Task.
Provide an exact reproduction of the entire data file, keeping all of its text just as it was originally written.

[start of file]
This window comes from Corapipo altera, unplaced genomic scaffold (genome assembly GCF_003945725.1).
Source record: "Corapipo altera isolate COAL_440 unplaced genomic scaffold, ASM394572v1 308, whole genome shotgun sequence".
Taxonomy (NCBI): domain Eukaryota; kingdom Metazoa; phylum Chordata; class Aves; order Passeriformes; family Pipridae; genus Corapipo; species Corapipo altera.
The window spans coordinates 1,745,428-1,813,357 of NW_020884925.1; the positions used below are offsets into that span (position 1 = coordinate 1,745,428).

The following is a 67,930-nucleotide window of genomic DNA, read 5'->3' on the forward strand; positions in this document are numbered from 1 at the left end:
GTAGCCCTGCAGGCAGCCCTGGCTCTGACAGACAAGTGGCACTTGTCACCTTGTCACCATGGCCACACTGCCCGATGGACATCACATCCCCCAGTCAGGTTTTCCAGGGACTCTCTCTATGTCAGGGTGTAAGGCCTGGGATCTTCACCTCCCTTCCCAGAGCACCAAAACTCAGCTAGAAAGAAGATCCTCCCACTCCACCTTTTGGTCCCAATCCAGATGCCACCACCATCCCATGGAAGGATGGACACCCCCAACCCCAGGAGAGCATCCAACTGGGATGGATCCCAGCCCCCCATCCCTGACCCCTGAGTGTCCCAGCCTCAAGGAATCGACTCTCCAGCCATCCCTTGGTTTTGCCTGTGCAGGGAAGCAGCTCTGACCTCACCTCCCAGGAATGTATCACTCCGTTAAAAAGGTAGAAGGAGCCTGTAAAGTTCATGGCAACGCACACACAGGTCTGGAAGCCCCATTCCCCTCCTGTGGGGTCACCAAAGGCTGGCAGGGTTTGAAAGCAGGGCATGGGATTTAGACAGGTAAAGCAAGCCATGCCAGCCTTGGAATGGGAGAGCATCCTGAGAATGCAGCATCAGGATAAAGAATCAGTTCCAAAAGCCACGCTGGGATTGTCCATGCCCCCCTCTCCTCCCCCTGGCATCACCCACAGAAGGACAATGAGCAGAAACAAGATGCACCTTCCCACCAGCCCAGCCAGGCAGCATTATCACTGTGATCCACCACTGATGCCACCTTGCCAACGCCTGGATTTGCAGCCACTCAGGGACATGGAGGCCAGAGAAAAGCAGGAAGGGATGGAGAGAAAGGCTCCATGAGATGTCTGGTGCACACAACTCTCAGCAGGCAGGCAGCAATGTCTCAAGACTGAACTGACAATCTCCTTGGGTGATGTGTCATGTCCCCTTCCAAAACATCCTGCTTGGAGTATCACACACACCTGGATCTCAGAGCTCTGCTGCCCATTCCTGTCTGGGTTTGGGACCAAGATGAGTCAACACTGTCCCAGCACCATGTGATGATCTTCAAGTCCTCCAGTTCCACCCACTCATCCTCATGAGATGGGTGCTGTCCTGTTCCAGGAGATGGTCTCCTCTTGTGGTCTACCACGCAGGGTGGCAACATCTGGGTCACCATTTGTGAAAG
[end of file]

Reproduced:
This window comes from Corapipo altera, unplaced genomic scaffold (genome assembly GCF_003945725.1).
Source record: "Corapipo altera isolate COAL_440 unplaced genomic scaffold, ASM394572v1 308, whole genome shotgun sequence".
Taxonomy (NCBI): domain Eukaryota; kingdom Metazoa; phylum Chordata; class Aves; order Passeriformes; family Pipridae; genus Corapipo; species Corapipo altera.
The window spans coordinates 1,745,428-1,813,357 of NW_020884925.1; the positions used below are offsets into that span (position 1 = coordinate 1,745,428).

The following is a 67,930-nucleotide window of genomic DNA, read 5'->3' on the forward strand; positions in this document are numbered from 1 at the left end:
GTAGCCCTGCAGGCAGCCCTGGCTCTGACAGACAAGTGGCACTTGTCACCTTGTCACCATGGCCACACTGCCCGATGGACATCACATCCCCCAGTCAGGTTTTCCAGGGACTCTCTCTATGTCAGGGTGTAAGGCCTGGGATCTTCACCTCCCTTCCCAGAGCACCAAAACTCAGCTAGAAAGAAGATCCTCCCACTCCACCTTTTGGTCCCAATCCAGATGCCACCACCATCCCATGGAAGGATGGACACCCCCAACCCCAGGAGAGCATCCAACTGGGATGGATCCCAGCCCCCCATCCCTGACCCCTGAGTGTCCCAGCCTCAAGGAATCGACTCTCCAGCCATCCCTTGGTTTTGCCTGTGCAGGGAAGCAGCTCTGACCTCACCTCCCAGGAATGTATCACTCCGTTAAAAAGGTAGAAGGAGCCTGTAAAGTTCATGGCAACGCACACACAGGTCTGGAAGCCCCATTCCCCTCCTGTGGGGTCACCAAAGGCTGGCAGGGTTTGAAAGCAGGGCATGGGATTTAGACAGGTAAAGCAAGCCATGCCAGCCTTGGAATGGGAGAGCATCCTGAGAATGCAGCATCAGGATAAAGAATCAGTTCCAAAAGCCACGCTGGGATTGTCCATGCCCCCCTCTCCTCCCCCTGGCATCACCCACAGAAGGACAATGAGCAGAAACAAGATGCACCTTCCCACCAGCCCAGCCAGGCAGCATTATCACTGTGATCCACCACTGATGCCACCTTGCCAACGCCTGGATTTGCAGCCACTCAGGGACATGGAGGCCAGAGAAAAGCAGGAAGGGATGGAGAGAAAGGCTCCATGAGATGTCTGGTGCACACAACTCTCAGCAGGCAGGCAGCAATGTCTCAAGACTGAACTGACAATCTCCTTGGGTGATGTGTCATGTCCCCTTCCAAAACATCCTGCTTGGAGTATCACACACACCTGGATCTCAGAGCTCTGCTGCCCATTCCTGTCTGGGTTTGGGACCAAGATGAGTCAACACTGTCCCAGCACCATGTGATGATCTTCAAGTCCTCCAGTTCCACCCACTCATCCTCATGAGATGGGTGCTGTCCTGTTCCAGGAGATGGTCTCCTCTTGTGGTCTACCACGCAGGGTGGCAACATCTGGGTCACCATTTGTGAAAG